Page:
Richard W. Rahn
What the world’s major central banks have been doing is not working. Rather than go back to the tried and true, they are now digging in deeper on policies that are bound to fail, such as the move to negative interest rates, which many will find personally harmful.
The first bank-like institutions started more than 2,000 years ago by serving as a place for safekeeping of one’s gold and silver coins, with the understanding that the “bank” would lend out some of these coins in exchange for a payment – known as interest.
Early on, people understood that there was a “time value to money,” meaning that money at the present time is worth more than the same amount at a future time due to its potential earning capacity. Over time, the safest investments, such as the bonds of solvent governments, tended to provide average annual interest rates of 2 percent to 4 percent above the rate of inflation. Most every student who ever took a course in economics, accounting or finance learned about the time value of money and about normal risk and inflation-adjusted interest rates.
Savers and investors for hundreds of years relied on these basic relationships in making decisions. But now the financial world has been upended with the efforts of the major central banks to depress interest rates far below normal for many years and now to move to negative interest rates, causing all sorts of unintended consequences.
The central banks of Japan, Switzerland, Sweden, Denmark and the European Central Bank are now all utilizing negative interest rates. The goal of the policy is to limit capital inflows and try to create some inflation. The negative interest rates on deposits have not yet been levied on depositors in their normal savings accounts – with some exceptions – but have primarily been imposed on commercial banks depositing money with their respective central banks.
The central banks that imposed negative interest rates have done so to discourage bankers from holding excess reserves with the central bank, thus encouraging them to lend more to households and businesses, as a way of boosting economic growth. But in a world of falling prices (deflation), there is an incentive for households and businesses to hoard cash rather than spend. The incentive to hoard cash grows with economic uncertainty which, in part, is caused by the erratic policies of the central banks. U.S. Federal Reserve Chairman Janet Yellen in recent days said that she was open to negative interest rates – a comment that again added to market uncertainty.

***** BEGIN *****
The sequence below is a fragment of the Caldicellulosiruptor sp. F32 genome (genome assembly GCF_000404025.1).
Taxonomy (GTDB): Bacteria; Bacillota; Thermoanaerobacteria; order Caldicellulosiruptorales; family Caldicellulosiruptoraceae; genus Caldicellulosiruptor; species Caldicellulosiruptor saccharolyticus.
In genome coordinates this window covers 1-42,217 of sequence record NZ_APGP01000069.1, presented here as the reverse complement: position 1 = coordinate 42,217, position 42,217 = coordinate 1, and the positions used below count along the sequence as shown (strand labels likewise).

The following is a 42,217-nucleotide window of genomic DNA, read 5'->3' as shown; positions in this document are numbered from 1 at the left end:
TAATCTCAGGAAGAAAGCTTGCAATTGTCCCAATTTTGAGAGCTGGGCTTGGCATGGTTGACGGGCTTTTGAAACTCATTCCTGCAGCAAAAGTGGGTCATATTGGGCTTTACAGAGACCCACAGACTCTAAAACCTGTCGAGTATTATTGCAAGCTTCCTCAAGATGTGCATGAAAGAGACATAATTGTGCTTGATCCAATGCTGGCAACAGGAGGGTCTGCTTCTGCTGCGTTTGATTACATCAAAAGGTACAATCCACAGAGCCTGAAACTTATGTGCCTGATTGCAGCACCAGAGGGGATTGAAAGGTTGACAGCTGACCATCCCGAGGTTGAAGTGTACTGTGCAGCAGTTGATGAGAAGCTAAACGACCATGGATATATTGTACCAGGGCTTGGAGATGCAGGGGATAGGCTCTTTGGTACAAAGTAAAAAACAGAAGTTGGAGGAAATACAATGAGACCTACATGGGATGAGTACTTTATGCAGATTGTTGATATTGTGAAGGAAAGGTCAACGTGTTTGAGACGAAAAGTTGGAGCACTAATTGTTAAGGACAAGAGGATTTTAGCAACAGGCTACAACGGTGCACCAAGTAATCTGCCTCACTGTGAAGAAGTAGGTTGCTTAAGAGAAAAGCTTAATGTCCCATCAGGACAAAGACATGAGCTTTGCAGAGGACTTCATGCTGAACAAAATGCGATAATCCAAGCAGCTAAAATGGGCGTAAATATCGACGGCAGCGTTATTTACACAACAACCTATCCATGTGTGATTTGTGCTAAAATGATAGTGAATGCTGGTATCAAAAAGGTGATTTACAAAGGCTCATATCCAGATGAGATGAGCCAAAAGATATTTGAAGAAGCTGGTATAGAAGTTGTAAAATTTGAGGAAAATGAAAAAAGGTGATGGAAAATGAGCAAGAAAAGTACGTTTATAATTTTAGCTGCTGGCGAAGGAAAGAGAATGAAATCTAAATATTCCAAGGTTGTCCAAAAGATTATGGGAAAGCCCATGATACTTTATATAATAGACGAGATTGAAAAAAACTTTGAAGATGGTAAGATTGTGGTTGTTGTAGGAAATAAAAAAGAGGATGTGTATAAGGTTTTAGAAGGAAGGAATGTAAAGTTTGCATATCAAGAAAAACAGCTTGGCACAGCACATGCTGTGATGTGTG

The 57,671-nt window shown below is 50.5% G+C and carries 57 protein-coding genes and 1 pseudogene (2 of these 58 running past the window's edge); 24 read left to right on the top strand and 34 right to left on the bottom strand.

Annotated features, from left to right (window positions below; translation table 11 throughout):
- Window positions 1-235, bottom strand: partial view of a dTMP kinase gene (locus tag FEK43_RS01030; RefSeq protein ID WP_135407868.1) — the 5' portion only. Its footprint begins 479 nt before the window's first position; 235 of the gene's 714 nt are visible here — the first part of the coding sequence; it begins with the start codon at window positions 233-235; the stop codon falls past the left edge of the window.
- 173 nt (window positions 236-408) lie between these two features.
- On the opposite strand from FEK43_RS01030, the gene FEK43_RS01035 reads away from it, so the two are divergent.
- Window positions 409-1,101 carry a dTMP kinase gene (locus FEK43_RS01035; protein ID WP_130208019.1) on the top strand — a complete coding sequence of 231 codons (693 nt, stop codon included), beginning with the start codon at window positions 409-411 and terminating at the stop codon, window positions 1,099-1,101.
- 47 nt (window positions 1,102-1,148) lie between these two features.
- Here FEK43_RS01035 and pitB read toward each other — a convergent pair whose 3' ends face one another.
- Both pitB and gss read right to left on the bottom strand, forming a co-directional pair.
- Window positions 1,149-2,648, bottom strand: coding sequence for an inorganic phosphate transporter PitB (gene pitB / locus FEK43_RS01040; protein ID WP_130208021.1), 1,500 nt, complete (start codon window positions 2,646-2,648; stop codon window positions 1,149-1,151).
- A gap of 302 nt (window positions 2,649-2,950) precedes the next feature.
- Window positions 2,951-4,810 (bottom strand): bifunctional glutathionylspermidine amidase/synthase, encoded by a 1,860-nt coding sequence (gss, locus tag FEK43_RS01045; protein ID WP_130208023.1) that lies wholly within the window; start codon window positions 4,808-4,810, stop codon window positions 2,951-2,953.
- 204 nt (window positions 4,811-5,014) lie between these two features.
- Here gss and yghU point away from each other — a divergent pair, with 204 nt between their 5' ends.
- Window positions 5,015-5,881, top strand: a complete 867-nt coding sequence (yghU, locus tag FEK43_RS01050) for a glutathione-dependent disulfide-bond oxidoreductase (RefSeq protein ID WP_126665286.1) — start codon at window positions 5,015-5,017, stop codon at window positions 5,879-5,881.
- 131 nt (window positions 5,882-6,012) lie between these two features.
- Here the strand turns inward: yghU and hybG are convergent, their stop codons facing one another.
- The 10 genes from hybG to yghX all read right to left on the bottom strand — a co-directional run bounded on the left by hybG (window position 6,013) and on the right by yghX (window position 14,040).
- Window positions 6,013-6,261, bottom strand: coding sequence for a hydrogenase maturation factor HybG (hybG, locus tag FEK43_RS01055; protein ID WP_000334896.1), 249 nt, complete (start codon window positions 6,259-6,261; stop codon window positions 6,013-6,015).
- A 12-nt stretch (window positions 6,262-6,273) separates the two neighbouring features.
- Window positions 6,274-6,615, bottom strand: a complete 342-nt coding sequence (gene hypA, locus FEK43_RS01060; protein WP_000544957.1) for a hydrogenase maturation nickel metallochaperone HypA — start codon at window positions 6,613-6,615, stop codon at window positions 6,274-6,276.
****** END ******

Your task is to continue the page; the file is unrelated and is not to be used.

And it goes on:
Economist David Malpass has been warning for some time that the Fed and other central banks have been on the wrong course. As he wrote last week: “The Fed absorbs money from one hand (in this case banks and, indirectly, their customers) and channels it to another hand (bond issuers). This biases the system towards bonds at the expense of savers, lenders and the smaller businesses that rely on bank loans. Credit is guided or rationed towards big borrowers, a misallocation that hurts growth because credit is overly loose for bond borrowers that don’t need it and overly tight for some that do.”
There are many perverse and negative effects from an extended period of artificially low or negative interest rates. For instance, for a couple of hundred years, life insurance companies have been able to offer low rates for their policyholders by taking the insurance premiums and investing them in long-term, high-grade government or corporate bonds that would typically pay interest of around 4 percent per year after adjusting for inflation. If both mortality rates are highly predictable for large numbers of people (which they are) and if the real rate of interest is also highly predictable, it became possible to build a relatively low-risk life insurance business, which benefited both the policyholders and the insurance company owners. But when real interest rates are artificially reduced by central banks, the earnings of life insurance companies are greatly impaired, which will over time cause some of them to go out of business and for all of them to increase their insurance rates to the disadvantage of their customers.
One of the odder destructive effects of very low or negative interest rates is the increased incentive to hold cash. Government officials do not like for citizens to hold large amounts of cash because hoarding cash reduces consumer spending, thus slowing economic growth. The use of cash is largely untraceable, unlike checks and electronic transfers, thus making life more difficult for some in law enforcement. To make holding cash more difficult and inconvenient, there have been calls to eliminate the issuance of high-value bank notes (currency) in Europe and elsewhere. Last week, former U.S. Treasury Secretary Larry Summers called for eliminating the US$100 bill to make it more difficult to keep or use large amounts of cash, with the intention of forcing people into using electronic payments, which big brother government can monitor.
The policies of the central bankers and government financial regulatory officials, intentional or not, are destroying both economic opportunity and liberty. Do we really need these folks?
Richard W. Rahn, a senior fellow at the Cato Institute and chairman of the Institute for Global Economic Growth, is on the Editorial Board of Cayman Financial Review. © 2016, The Washington Times